‘I’m with the Mu­ja­hedin’

CHIL­DREN OF ‘ THE RE­SIS­TANCE’

National Post (Latest Edition) - - FRONT PAGE - BY STE­WART BELL in Toronto

To­day, the con­clu­sion a five-part Na­tional Post se­ries about a Cana­dian fam­ily that got deeply in­volved with an Ira­nian guer­rilla group— and now re­grets it. The voice on the speak­er­phone was faint.

“Hello. I amSo­mayehMo­ham­mady,” the caller said. “I’min Ashraf city, in Iraq.” So­mayeh was call­ing from Camp Ashraf, the head­quar­ters of the guer­rilla group she had joined when she was 17.

Stand­ing out­side on the side­walk for bet­ter re­cep­tion, she held a bor­rowed satel­lite phone to her ear while 10,000 kilo­me­tres away her muf­fled words were broad­cast through a speaker into Hear­ing Room 50 at the Im­mi­gra­tion and Refugee Board of­fice in down­town Toronto.

“So­mayeh, are you still liv­ing in Camp Ashraf, in the Mu­ja­hedin camp?” her lawyer, Pamila Bhard­waj, asked, us­ing the term for aMus­lim sol­dier of God.

“Yes,” she replied. “Yes, I am there.”

A for­mer stu­dent at Eto­bi­coke Col­le­giate In­sti­tute, So­mayeh was in Grade 10 when she was re­cruited into the Mu­ja­hedin-e Khalq, a re­sis­tance group fight­ing to over­thrown Iran’s hard­line regime.

It was the regime that came to power in Iran’s 1979 Is­lamic Revo­lu­tion. Her younger brother, Mo­ham­mad, joined her at the camp at age 16.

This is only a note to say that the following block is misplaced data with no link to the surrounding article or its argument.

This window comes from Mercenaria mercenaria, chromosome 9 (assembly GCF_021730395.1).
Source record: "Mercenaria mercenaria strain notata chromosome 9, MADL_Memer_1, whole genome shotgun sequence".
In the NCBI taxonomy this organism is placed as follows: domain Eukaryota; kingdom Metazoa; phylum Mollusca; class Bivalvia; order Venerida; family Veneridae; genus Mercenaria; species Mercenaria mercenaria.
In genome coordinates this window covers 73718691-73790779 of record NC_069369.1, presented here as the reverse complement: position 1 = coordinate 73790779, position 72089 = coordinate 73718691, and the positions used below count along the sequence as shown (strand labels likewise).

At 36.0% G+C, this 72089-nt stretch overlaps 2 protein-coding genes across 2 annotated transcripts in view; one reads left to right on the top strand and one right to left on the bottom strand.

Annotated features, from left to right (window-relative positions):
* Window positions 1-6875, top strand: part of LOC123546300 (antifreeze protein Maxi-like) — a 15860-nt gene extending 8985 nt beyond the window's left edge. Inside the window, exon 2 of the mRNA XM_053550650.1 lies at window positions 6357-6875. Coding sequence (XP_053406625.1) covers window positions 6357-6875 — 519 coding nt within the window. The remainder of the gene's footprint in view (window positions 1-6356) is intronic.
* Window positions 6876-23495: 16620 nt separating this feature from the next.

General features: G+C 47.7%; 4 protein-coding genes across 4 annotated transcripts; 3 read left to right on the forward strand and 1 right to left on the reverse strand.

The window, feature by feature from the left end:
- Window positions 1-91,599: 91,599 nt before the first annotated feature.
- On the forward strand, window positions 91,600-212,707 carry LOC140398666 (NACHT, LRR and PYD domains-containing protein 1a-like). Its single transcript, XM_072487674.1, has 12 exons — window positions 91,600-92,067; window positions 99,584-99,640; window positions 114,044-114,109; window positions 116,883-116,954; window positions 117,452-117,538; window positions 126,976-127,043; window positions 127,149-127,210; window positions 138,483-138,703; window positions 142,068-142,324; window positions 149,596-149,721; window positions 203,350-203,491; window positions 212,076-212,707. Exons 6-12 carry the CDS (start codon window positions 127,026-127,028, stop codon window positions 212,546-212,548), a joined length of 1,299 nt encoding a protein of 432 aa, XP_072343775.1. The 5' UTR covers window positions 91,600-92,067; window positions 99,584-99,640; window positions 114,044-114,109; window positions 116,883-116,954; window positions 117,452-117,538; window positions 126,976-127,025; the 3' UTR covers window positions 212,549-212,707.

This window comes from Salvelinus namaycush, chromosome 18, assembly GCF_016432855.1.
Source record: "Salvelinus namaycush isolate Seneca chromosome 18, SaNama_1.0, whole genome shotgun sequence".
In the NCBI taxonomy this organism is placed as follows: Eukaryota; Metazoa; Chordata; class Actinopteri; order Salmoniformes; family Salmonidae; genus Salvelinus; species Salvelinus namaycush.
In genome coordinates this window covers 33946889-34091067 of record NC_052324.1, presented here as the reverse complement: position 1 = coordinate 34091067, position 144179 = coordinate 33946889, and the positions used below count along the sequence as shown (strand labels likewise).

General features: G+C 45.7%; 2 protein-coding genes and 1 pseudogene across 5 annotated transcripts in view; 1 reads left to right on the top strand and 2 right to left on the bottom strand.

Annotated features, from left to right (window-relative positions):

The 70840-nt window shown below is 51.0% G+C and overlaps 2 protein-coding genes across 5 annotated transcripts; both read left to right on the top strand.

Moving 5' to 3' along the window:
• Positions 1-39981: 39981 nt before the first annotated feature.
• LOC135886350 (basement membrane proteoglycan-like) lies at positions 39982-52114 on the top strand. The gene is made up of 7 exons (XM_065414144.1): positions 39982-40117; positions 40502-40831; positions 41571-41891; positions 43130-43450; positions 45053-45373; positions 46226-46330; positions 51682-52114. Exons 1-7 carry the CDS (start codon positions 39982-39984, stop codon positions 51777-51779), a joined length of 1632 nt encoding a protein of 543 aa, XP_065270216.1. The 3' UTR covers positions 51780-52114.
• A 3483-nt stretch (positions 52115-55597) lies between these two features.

Al­though their par­ents were MEK sup­port­ers and ini­tially backed their de­ci­sion to go to Iraq, as the years went by they be­came in­creas­ingly des­per­ate to get the chil­dren home. In 2004, they suc­ceeded in bring­ing Mo­ham­mad back to Canada af­ter five years with the guer­ril­las, but So­mayeh was still there.

They wrote let­ters, trav­elled to Iraq and met diplo­mats and guer­rilla com­man­ders. In the end, how­ever, it was the Im­mi­gra­tion and Refugee Board of Canada that would de­cide So­mayeh’s fate.

The 25-year-old’s fu­ture hung in the bal­ance on May 9, 2006, as she tes­ti­fied by tele­phone at the hear­ing that would de­ter­mine whether she would be al­lowed to re­turn to Canada or whether she would have to re­main at a rebel camp in the world’s dead­li­est war zone.

The prob­lem was that So­mayeh was only a per­ma­nent res­i­dent of Canada when she left Toronto to join the re­sis­tance in 1998. She had been away with the rebels when the rest of her fam­ily be­came cit­i­zens. By 2006, she had been away so long that she had lost her Cana­dian im­mi­gra­tion sta­tus. She was also a self-ad­mit­ted mem­ber of the MEK, an out­lawed ter­ror­ist or­ga­ni­za­tion un­der fed­eral law, and there­fore in­ad­mis­si­ble to Canada.

Early in 2004, she sent a let­ter to the Cana­dian em­bassy in Jor­dan ask­ing for help get­ting out of Ashraf. On May 31 of that year, an im­mi­gra­tion of­fi­cial trav­elled to Camp Ashraf to in­ter­view her.

In the notes she took that day, the of­fi­cer ob­served that the meet­ing was mon­i­tored by Be­hzad Saf­fari, a “le­gal ad­vi­sor” to the MEK who “re­fused to leave the in­ter­view and reg­u­larly in­ter­fered, say­ing he was trans­lat­ing.”